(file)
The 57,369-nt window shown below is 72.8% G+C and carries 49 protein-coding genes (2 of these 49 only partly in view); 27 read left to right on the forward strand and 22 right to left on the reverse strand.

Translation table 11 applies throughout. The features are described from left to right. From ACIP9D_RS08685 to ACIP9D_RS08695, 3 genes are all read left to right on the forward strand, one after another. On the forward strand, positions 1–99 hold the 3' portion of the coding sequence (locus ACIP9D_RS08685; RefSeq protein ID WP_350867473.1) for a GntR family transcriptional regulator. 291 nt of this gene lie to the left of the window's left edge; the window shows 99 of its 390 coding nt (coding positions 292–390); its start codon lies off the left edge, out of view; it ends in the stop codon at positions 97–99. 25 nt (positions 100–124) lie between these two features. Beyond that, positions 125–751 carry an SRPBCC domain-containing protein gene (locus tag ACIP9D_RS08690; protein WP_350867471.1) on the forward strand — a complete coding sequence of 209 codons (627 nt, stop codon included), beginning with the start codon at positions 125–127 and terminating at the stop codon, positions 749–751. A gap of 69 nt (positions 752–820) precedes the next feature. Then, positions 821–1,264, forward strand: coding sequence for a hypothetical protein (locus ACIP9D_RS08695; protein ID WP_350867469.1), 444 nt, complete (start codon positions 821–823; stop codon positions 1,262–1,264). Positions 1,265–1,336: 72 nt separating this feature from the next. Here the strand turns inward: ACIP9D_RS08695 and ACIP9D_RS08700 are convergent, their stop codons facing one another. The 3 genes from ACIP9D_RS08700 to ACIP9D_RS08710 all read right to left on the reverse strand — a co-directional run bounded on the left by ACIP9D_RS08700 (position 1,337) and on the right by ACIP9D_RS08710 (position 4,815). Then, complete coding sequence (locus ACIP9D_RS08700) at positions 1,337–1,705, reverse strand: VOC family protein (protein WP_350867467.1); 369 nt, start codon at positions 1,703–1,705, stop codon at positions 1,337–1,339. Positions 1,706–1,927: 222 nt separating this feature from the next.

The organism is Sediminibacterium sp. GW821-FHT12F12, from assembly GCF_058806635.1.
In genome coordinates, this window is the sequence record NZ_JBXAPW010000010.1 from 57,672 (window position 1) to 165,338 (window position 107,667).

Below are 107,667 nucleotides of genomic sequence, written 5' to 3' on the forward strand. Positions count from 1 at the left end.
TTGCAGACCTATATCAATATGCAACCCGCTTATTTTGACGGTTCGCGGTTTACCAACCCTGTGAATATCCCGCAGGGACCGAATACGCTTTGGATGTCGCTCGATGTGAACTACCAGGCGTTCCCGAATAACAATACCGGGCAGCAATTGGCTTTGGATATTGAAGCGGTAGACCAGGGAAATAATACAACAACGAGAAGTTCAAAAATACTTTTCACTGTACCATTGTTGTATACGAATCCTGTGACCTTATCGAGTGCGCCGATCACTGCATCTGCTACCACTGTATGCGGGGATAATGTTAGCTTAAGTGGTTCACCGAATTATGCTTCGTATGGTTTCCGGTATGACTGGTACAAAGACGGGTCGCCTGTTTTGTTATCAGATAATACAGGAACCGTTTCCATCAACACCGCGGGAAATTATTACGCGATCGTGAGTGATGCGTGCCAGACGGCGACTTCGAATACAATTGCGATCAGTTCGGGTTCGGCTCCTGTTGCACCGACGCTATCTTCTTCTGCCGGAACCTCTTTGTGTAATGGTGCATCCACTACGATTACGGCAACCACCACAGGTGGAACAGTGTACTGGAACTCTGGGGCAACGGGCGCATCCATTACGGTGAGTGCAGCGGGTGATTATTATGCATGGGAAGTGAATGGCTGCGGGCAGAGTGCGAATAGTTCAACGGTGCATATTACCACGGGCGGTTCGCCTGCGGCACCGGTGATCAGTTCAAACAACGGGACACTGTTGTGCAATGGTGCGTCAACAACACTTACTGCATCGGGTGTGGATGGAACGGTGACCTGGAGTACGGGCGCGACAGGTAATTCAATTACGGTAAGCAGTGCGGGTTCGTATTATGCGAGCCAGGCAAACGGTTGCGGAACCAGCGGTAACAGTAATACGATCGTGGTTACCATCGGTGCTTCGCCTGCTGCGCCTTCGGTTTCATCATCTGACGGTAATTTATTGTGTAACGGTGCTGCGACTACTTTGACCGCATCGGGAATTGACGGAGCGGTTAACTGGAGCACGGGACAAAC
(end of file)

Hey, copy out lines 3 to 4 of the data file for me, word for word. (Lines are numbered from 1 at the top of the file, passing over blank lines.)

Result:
The organism is Sediminibacterium sp. GW821-FHT12F12, from assembly GCF_058806635.1.
In genome coordinates, this window is the sequence record NZ_JBXAPW010000010.1 from 57,672 (window position 1) to 165,338 (window position 107,667).